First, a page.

If you’ve typed the words “I feel” or “I am feeling” on a blog in the past three years, chances are your feelings have been tracked. Not by a government but by wefeelfine.org, the work of computer scientist Jonathan Harris and Google engineer Sep Kamvar. Their system captures sentences containing the words “I feel” or “I am feeling” and scans them to see if the sentences fit into one of 5,000 pre-identified categories. Where possible, the age, gender, and location of the blogger are also recorded. If a location is available, the local weather at the time of the post is recorded.
According to the We Feel Fine mission page, their database of several million feelings increases by 15,000 to 20,000 new feelings each day.
The data is displayed in six unique formats; madness, murmurs, montage, mobs, metrics, and mounds. Mounds reveal how many people are feeling good, bad, ugly, or any of over 3,400 common feelings. Did you post about feeling “comfortable” in the past few days? So did 16,552 other people. If you wrote that you felt “flaky” you’re one of only twenty. 70% of these flaky feelings were written in sunny weather and 20% under cloudy skies (A location was not available for the remaining 10%).
The thought of separate but collective feelings inspires me to say, wefeelfine.org is pretty cool.
However you choose to describe your feelings, you’re not alone.
Have you read Tell Me a Story: Why Stories are Essential to Effective Safety Training by Elaine T. Cullen and Albert H. Fein? It’s a free publication from the National Institute for Occupational Safety and Health (NIOSH). The work of Cullen and Fein validates the strength of story telling as a vital component in adult learning. Although the focus of this publication is worker safety in the mining industry, the following quote can be applied to adult learners universally;
Humans are storytellers. Stories have been used throughout history to entertain, to inform, to provide a sense of inclusiveness in the narrative of mankind. Stories work at a very different level than pure information-sharing because they deal not just with rational thought, but also with how we feel about what we have heard. Stories are able to move beyond the barriers people create, to touch not just our minds, but our hearts.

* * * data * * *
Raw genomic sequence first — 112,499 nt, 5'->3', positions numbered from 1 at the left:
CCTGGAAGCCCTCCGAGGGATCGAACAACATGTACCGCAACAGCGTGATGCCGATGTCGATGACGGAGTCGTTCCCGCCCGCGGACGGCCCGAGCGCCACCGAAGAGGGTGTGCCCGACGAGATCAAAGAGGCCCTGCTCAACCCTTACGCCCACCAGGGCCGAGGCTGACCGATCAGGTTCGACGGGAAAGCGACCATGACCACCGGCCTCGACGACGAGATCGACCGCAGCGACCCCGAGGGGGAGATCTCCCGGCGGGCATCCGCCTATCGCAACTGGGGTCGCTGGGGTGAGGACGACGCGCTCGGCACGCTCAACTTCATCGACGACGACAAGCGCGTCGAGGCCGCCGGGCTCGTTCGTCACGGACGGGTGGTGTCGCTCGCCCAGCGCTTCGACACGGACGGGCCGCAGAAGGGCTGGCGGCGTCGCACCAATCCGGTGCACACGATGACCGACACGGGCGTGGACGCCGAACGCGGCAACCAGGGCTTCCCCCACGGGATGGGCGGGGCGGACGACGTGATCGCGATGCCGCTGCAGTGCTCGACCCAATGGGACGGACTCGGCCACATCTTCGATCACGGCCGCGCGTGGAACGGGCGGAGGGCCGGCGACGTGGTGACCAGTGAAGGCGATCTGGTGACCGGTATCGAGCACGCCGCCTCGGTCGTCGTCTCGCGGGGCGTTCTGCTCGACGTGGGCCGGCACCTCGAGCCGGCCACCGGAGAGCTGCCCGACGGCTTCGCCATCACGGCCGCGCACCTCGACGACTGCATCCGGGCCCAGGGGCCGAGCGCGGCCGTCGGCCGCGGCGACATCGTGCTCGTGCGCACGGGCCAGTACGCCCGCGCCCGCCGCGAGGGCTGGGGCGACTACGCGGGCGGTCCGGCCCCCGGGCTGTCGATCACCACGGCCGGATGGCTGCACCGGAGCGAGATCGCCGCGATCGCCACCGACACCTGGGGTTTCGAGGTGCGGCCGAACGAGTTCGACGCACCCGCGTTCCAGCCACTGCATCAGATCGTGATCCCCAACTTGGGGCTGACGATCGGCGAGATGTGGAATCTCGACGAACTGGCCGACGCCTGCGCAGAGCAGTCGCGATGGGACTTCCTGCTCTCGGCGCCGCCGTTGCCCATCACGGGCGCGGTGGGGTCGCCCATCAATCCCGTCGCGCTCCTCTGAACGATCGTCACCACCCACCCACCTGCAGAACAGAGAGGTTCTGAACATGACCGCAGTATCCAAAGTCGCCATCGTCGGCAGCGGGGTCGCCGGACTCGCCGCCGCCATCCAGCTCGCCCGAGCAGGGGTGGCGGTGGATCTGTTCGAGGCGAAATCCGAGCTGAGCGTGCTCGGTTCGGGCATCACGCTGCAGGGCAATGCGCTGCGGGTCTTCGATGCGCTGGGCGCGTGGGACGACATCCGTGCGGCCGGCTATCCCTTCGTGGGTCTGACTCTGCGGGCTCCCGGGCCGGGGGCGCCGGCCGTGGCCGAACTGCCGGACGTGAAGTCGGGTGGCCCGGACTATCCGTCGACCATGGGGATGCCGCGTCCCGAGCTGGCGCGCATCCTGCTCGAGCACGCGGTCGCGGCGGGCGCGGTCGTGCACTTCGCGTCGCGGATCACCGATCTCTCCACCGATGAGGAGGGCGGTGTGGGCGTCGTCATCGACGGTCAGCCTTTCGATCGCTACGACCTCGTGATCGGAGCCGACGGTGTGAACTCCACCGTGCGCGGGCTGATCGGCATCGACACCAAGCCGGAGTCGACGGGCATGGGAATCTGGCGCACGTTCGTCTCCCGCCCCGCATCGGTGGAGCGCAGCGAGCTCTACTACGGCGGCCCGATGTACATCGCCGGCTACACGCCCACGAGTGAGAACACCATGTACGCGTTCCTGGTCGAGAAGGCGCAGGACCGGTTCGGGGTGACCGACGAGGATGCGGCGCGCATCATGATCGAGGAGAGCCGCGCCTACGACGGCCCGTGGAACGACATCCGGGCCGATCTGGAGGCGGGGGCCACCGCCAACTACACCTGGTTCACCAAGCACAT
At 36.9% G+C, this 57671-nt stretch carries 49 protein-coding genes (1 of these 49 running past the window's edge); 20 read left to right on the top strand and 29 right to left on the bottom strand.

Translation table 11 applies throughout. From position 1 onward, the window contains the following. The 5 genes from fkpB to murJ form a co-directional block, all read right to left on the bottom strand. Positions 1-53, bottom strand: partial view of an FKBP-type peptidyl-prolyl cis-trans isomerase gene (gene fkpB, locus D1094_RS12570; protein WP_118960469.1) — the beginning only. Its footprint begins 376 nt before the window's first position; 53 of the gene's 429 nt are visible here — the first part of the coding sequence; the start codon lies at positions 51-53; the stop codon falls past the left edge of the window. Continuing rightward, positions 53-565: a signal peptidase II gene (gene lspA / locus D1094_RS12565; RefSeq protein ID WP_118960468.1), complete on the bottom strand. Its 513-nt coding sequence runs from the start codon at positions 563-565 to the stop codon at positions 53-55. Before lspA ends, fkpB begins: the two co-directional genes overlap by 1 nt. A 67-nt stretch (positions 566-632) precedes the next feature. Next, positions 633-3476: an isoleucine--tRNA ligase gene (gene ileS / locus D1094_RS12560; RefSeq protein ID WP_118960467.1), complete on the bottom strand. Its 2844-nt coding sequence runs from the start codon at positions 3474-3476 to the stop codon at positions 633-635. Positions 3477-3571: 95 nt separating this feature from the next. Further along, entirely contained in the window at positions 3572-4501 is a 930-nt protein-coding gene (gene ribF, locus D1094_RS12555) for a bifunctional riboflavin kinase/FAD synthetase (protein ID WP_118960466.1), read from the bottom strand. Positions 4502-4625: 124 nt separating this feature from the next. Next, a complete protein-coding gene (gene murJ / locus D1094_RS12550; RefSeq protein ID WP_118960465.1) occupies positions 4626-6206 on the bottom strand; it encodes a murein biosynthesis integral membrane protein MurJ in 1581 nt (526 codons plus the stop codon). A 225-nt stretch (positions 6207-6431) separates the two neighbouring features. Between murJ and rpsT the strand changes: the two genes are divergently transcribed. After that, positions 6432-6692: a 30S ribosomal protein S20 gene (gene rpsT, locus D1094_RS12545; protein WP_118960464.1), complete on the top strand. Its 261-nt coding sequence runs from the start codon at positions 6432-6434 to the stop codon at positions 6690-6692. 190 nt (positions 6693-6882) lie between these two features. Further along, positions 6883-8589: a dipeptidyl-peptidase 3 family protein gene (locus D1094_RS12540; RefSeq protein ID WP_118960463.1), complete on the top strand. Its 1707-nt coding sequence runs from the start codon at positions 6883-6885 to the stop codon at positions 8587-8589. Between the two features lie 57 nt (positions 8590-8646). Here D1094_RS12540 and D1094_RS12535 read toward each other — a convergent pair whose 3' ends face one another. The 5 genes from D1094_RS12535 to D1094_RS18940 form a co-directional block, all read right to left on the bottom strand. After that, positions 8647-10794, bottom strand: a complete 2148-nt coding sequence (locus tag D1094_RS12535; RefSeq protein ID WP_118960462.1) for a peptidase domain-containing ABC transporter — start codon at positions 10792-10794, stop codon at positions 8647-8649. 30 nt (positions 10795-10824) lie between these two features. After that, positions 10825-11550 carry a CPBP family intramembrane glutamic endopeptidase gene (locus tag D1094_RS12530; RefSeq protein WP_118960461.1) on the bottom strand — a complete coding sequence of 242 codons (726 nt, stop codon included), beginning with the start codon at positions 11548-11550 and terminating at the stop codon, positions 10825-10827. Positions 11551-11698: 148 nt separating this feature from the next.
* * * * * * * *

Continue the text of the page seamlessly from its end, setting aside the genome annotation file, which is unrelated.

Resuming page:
Trying to change another person’s behavior permanently (one of the primary objectives of safety training) without obtaining their buy-in is impossible. It is true that people will change their behaviors to generally comply with mandated rules when they must (when the supervisor or the inspector is watching, for example), but when nobody is around to monitor their behavior, they often revert to how things have always been done and how their occupational culture expects them to behave, particularly if those mandates are in conflict with culturally expected behaviors. To openly go up against a traditional norm, people have to be convinced that the new behavior is a better choice and that the choice to follow it is their choice.
The key for a safety trainer, then, is to find the internal control switch in each trainee that responds to the “why should I care about this information?” question and provides the answer “because it makes sense for me to care. It may save my life some day.” Stories have the ability to do this.
Are you finding the “internal control switch” for your target audience? Are you giving them what they need to convince themselves that your message is relevant? I never tire of this subject.
This morning I was reminded of the extreme trouble we can cause each other by putting too much emphasis on compliance. I was in a discussion on the impact Avian Flu could have on the dental industry. I decided to contact an organization I rarely work with and find out if they have any plans for responding to a human outbreak of the virus. Their brief reply was revealing:
“[we] will follow the proper protocol and work with the CDC to insure compliance in the event of a flu pandemic”.
While this reply is technically accurate, it reminds me of a theme I sometimes see in business culture; if we follow protocol and comply with federal and state standards, we will be safe. Safe from most legal action, yes. Safe from hurting individuals and organizations, no. When avoiding legal ramifications becomes the primary intent of written protocol, there is a problem. Business decisions, people decisions, cannot begin and end with the letter of the law. I think we all prefer to work with individuals and organizations who understand the need for intuitive readiness to precede the requirements of legal compliance.
Will Avian flu become a human pandemic? Will individuals, families, and organizations be ready? Visit pandemicflu.gov for more details.